The biggest make-out song ever to come out of the movies has to be from that Muzak perfectionist Percy Faith. His rendition of the love theme from 1959’s A Summer Place easily became one of that year’s top selling 45s, and in immediately successive years remained a huge seller, and you’ll probably find Faith’s recording on an album or CD in just about every baby boomer’s collection (right along with Johnny Mathis, Surrealistic Pillow, even Ferrante and Teicher). Kids of baby boomers might wish to ask their parents their memories associated with the song, and I’ll bet they’ll be much the same: hours aplenty in passion pits. Still in Catholic grammar school when Delmer Daves’ sudzfest A Summer Place opened, and though it was a snap to get into the theatre to see it on a Saturday afternoon, we never dared tell our folks: this movie didn’t only deal with at-the-time shameful out-of-wedlock pregnancy, it had the sleazy incestuousness of Sandra Dee’s father and Troy Donahue’s mother also shacking up together. Entirely possible that when first seeing it, I didn’t appreciate Constance Ford, who plays the wife to adulterer husband Richard Egan and mother to whiny Sandra. Of course, we all know now that she’s the real reason to waste time seeing it again. As trash aficionados Ed Margulies and Stephen Rebello point out in their Bad Movies We Love, under the chapter title “All This, and Troy Donahue Too,” Ford is “dykey perfection” in a pre-Mommie Dearest sort of way with nonstop howlers like “Get the disinfectant and clean this bathroom and don’t forget the toilet seat!” and “You can’t let him think that your kisses come cheap!” And she’s peerless when she says, “We had words...” Fortunately she isn’t the only one to break the one-liner bad smell barriers: everyone gets a chance to blow farters and Arthur Kennedy, as Troy’s boozed-up daddy, cuts the most lingering of cheese: about the attractions of the summer place called Pine Island, he says it’s “a perverted Garden of Eden where the pines and the salt air seem to act as an aphrodisiac.” (Looking as if he might be Jack Nicholson’s father, he’s certainly an authority on sickie turn-ons: he found his stepdaughter Hope Lange irresistible in Peyton Place.) Hard to phantom how Sandra Dee became a drive-in icon; as the flip side of Annette, it may have had something to do with the greasers preferring blonde bimbos who seldom graduated because they got knocked up. But there was never anything really pretty about her: as Ed and Steve remark, when the camera zoomed in on her baby fat face she looked “hissy-fit.” And that voice—it could shatter Tupperware. Donahue’s attractions were those suspicions about him. Watching Warner Bros. starlets Dee, Connie Stevens (in Parrish), Suzanne Pleshette (in Rome Adventure) and Diane McBain (Parrish) spreading their legs for Donahue's “beachy, blond, bland” handsomeness, you sense an insider joke.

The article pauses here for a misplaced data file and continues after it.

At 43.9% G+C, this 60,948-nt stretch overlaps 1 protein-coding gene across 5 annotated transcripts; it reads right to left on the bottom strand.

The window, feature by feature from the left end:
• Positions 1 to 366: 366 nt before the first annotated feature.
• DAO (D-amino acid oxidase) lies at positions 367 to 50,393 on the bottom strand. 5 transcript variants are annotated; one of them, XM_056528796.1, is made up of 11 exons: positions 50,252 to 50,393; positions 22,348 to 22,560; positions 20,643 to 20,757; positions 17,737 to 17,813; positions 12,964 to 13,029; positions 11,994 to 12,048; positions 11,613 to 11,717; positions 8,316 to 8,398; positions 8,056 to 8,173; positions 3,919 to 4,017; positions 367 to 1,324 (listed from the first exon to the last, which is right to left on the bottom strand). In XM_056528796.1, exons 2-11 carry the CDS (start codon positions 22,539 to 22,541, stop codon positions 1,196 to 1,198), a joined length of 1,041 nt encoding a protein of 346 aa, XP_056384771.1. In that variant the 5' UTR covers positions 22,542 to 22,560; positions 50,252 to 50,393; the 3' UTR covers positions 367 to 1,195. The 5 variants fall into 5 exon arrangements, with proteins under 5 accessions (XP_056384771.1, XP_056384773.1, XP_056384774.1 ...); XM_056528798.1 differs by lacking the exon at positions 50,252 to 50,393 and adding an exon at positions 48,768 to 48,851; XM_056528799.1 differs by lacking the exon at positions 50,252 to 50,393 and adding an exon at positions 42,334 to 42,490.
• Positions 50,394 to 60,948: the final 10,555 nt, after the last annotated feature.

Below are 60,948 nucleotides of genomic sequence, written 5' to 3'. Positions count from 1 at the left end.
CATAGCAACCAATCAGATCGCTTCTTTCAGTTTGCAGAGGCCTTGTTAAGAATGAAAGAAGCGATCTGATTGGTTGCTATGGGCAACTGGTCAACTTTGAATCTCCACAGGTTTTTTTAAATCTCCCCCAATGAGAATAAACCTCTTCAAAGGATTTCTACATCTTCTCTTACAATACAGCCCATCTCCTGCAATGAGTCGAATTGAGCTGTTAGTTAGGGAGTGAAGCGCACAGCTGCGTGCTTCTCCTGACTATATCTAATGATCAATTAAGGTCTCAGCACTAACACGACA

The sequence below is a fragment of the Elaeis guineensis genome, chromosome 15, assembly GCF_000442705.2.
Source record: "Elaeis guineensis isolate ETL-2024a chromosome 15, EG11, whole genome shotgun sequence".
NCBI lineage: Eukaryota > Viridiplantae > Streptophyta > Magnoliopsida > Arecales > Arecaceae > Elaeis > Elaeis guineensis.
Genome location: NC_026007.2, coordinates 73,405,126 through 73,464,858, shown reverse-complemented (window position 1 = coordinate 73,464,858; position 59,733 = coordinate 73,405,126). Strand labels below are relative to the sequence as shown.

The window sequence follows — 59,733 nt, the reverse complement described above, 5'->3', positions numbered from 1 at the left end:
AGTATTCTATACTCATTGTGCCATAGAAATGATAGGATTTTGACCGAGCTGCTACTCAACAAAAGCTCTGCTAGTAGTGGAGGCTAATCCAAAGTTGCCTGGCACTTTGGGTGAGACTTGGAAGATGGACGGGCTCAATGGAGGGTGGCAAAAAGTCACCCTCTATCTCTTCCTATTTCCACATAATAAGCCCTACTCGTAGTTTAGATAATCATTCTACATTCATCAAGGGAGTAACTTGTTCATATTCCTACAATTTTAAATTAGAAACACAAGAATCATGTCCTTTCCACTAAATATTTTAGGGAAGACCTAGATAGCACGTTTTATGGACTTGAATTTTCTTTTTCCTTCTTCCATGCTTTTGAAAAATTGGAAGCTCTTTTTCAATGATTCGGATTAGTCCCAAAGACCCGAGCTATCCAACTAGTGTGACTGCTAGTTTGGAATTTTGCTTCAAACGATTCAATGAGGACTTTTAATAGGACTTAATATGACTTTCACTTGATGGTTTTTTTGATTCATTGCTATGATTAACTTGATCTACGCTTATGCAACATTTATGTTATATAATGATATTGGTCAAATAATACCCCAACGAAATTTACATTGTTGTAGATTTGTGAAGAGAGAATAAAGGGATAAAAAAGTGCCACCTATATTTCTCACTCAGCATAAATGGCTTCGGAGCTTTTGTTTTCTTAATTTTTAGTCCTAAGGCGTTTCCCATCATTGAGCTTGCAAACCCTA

TCM’s broadcast of Delmer Daves’ 1961 sudzer Susan Slade could be interpreted by some to mean the programmers are getting a bit desperate, though others more congenially disposed would argue a consistency with supplying the occasional dose of 50s and 60s guilty pleasure soapers, especially the bobby soxers-in-trouble kind. Few knew this warped territory with its convoluted moralities and solutions better than Daves, who also wrote and directed the hits A Summer Place and Parrish. If Sandra Dee wasn’t getting knocked up, Connie Stevens was, not only in Susan Slade but in Parrish, too. Starring as the heartthrob in all three was blondie Troy Donahue, whose success remains one of the world’s unexplained mysteries. His glossified lankness towering over his female co-stars and his tantrummy yelling out of dialogue made him neither bonafide male nor good actor; at best his cover boyishness tweaked teeny twats until they stopped watching “Hawaiian Eye” and “Surfside Six.” Guessing, but it’s been more than forty years since I last viewed Susan Slade; about all I remembered was little Connie falling for playboy Grant Williams on an ocean liner and a scene shortly after when she’s on a public blower calling a doctor to confirm her suspicions. What I had forgotten, and what gave me my first great laugh of 2009, was watching Connie and Grant smooching to the theme from A Summer Place. (Smartasses who keep track of this sort of thing say no other American ballad is responsible for more “Oops, my period’s late” panic.) Everything else that followed didn’t make for much comic refreshment—the family’s sainthood resolution of Connie’s unwedded pregnancy and the climax, reminding us that lies can be illuminated by the dangers of cigarette lighters, smack of peculiarly WASP hypocrisy. But there was one unexpected surprise—Connie’s unnerving resemblance to 'Tippi' Hedren, who wouldn’t show up in The Birds until two years later. Though shorter, with wider hips, Stevens has a voice which also cracks when strained, and she walks in heels similarly. And both seem to require VistaVaseline camera lens. No tearjerker can really withstand the test of long-term audience forbearance without its villains and there are none here. There’s no Constance Ford or Diane McBain to play up the Midal angles, no one to enjoy hissing at. Without the bitches, goodie-goodie soaps aren’t merely boring, they’re useless.

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Text COPYRIGHT © 2005 RALPH BENNER  (Revised 2009) All Rights Reserved.